Juniper leaved Grevillea that is a low spreading ground cover. Grass green needle like foliage plays host and is often obscured by masses of curly apricot yellow flowers. They peak in late spring but occur almost any time of year. Poor, well drained soil in full sun with no supplemental water ever. To 2′ tall by 6′ wide in 5 years. Supremely adapted to the heat and drought of parking strips. Prickly foliage deters animals- and even people. Incredibly floriferous shrub that gains cold hardiness with establishment. Loved by hummingbirds. Protect from subfreezing wind. No fertilizer. Dense enough growth to smother weeds Best with total neglect. Loved by hummingbirds. Little water when established. Amazing in bloom.
Grevillea juniperina ‘Orange Zest’
We grew and selected this spiky long blooming juniper Grevillea years ago, After a few years hiatus we’ve brought it back. Upright then spreading evergreen shrub. Incredibly sharp needles pose as the leaves. Curly orange typical spider flowers for the species with profuse flowers. Bloom is year round on established plants but for the first several years it peaks in spring. To 3′ x 5′ in 6 years. Full sun to part shade- Increased bloom and a more compact habit will be achieved in full sun. Tolerates a wide variety of soils but seems to excel with at least moderate drainage. Adaptable to clay soils. This is one of the cold hardiest cultivars of this species enduring 5ºF with no damage. Best in an open exposure with reasonable air circulation. No crowding with other plants. Excellent in the back of a rock garden or in a shrub border with Manzanita and Halimium. Water to establish , once its growing in earnest you can taper off and drought adaptation is exceptional. Avoid enriched soils, best in average unamended soil. Double dig a wide hole to assist the plant in rooting into virgin soil. Extremely deer resistant but adored by hummingbirds and many other birds in general. Very fun shrub to grow.
Xera Plants Introduction
Grevillea juniperina ‘Pink Lady’
A pretty shrub for a protected location. Compact growing evergreen shrub with medium green needle-like foliage. To 2′ x 4′ in 5 years. Nearly year round-but peaking in spring, copious light pink curly flowers are loved by hummers. Protected location in virgin, un-improved soil. Drought adapted when established. Excellent on a hot south facing slope- avoid crowding by other plants or an exposed cold site. Its possible that this is a hybrid and not pure G. juniperina. However, there is so much variability in this species that we are unsure. Extremely drought tolerant but it seems to grow faster and bloom more profusely with light water in summer. This plant is great at the Oregon coast where it is in nearly full bloom year round. It has survived undamaged in my garden for 9 years and has endured temperatures to 10ºF undamaged. It could be much hardier (when established). Limited qualities.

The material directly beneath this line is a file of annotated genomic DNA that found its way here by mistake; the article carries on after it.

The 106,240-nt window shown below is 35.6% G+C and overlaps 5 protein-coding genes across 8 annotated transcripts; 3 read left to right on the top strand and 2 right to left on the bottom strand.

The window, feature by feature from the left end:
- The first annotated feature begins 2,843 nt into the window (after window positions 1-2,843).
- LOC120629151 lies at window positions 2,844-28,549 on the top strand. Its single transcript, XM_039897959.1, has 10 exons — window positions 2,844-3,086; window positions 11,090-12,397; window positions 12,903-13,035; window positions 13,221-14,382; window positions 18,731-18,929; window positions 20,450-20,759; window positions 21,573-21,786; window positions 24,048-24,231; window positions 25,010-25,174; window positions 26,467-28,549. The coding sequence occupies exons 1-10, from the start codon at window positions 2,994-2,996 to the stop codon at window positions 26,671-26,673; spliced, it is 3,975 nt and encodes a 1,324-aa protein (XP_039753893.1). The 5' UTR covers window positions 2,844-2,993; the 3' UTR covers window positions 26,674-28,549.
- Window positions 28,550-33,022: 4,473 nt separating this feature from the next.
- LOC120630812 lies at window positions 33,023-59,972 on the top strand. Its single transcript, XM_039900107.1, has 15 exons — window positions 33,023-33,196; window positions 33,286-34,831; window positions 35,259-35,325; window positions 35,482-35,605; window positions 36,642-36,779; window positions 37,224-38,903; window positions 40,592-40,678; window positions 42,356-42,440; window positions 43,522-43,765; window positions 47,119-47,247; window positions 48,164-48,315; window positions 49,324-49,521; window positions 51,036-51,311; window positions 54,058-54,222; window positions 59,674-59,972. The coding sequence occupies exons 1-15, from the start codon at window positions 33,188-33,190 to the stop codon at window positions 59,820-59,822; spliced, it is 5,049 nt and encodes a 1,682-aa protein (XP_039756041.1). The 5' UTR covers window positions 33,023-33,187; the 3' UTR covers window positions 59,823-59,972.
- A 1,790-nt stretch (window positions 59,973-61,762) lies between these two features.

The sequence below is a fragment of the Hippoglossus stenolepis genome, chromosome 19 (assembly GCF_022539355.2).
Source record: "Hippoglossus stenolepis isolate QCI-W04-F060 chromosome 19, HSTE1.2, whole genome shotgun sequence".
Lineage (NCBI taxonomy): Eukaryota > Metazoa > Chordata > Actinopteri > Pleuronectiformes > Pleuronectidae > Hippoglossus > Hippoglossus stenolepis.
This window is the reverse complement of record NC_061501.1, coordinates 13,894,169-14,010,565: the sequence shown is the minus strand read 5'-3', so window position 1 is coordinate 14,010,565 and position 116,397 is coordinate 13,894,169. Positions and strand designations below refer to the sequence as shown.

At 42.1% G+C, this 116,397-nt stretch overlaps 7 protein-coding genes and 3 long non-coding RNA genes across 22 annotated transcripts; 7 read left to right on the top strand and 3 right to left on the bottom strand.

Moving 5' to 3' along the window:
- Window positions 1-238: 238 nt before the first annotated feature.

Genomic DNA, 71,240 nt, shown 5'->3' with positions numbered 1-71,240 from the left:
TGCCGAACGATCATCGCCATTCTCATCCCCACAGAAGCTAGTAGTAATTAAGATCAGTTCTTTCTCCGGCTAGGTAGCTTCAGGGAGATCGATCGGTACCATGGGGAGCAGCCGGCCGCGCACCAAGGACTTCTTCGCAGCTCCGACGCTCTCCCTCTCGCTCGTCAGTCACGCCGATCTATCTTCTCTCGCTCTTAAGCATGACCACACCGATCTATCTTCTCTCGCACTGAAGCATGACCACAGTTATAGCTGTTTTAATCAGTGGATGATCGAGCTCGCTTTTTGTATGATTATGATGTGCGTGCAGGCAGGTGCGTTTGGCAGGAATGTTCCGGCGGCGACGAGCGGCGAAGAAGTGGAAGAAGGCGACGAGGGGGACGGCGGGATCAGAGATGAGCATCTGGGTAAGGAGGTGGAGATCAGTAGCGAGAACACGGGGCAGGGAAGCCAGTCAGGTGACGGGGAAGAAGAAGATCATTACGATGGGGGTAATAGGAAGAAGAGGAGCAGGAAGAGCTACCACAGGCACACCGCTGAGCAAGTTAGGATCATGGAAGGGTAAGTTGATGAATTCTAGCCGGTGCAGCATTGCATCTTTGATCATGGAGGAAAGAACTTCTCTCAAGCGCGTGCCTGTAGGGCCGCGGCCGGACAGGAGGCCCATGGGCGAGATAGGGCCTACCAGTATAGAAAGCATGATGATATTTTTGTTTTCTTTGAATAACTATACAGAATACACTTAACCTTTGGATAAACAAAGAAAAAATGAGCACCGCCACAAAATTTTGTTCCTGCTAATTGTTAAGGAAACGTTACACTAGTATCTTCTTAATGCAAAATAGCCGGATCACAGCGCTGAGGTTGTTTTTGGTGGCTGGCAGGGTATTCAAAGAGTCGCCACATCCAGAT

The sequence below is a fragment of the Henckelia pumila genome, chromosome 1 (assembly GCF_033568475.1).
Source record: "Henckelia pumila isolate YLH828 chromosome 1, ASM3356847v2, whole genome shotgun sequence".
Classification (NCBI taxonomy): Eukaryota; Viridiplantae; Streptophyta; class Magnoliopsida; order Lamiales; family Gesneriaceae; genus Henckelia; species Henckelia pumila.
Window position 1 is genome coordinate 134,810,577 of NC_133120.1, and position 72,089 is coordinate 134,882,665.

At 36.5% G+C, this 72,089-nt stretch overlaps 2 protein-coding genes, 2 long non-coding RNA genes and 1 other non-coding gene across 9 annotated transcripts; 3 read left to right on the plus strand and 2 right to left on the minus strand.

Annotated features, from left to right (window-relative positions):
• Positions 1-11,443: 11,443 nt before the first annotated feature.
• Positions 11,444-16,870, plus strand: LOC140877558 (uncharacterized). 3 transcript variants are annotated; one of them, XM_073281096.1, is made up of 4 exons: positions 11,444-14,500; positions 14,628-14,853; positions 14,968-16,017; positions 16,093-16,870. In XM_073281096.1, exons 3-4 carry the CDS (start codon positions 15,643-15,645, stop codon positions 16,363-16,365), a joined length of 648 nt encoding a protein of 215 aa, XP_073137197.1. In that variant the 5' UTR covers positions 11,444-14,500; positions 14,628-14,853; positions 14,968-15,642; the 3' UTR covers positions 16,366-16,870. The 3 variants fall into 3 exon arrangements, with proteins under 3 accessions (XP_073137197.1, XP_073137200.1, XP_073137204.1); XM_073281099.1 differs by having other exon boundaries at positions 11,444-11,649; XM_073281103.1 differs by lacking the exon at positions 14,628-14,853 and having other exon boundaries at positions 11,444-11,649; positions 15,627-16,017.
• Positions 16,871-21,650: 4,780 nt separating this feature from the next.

Grevillea juniperina ‘Xera Ember’
Our improved selection of the Juniper Leaved Grevillea with darker orange to near red profuse flowers and a more compact habit. To 2′ x 4′ wide in time the prickly grass green foliage of this spreading evergreen shrub allows the vivid curly deeply colored flowers to shine. Blooms nearly year round with a peak in mid to late spring. Loved by hummingbirds. Completely drought adapted- never needs supplemental water. Poor to average soil that drains but has never been amended or fertilized. Awesome candidate for a hot hillside or a protected hot south facing wall. Spectacular in bloom. Requests neglect- you should oblige. Hardy to around 7ºF. Full sun. High deer resistance.
Xera Plants Introduction.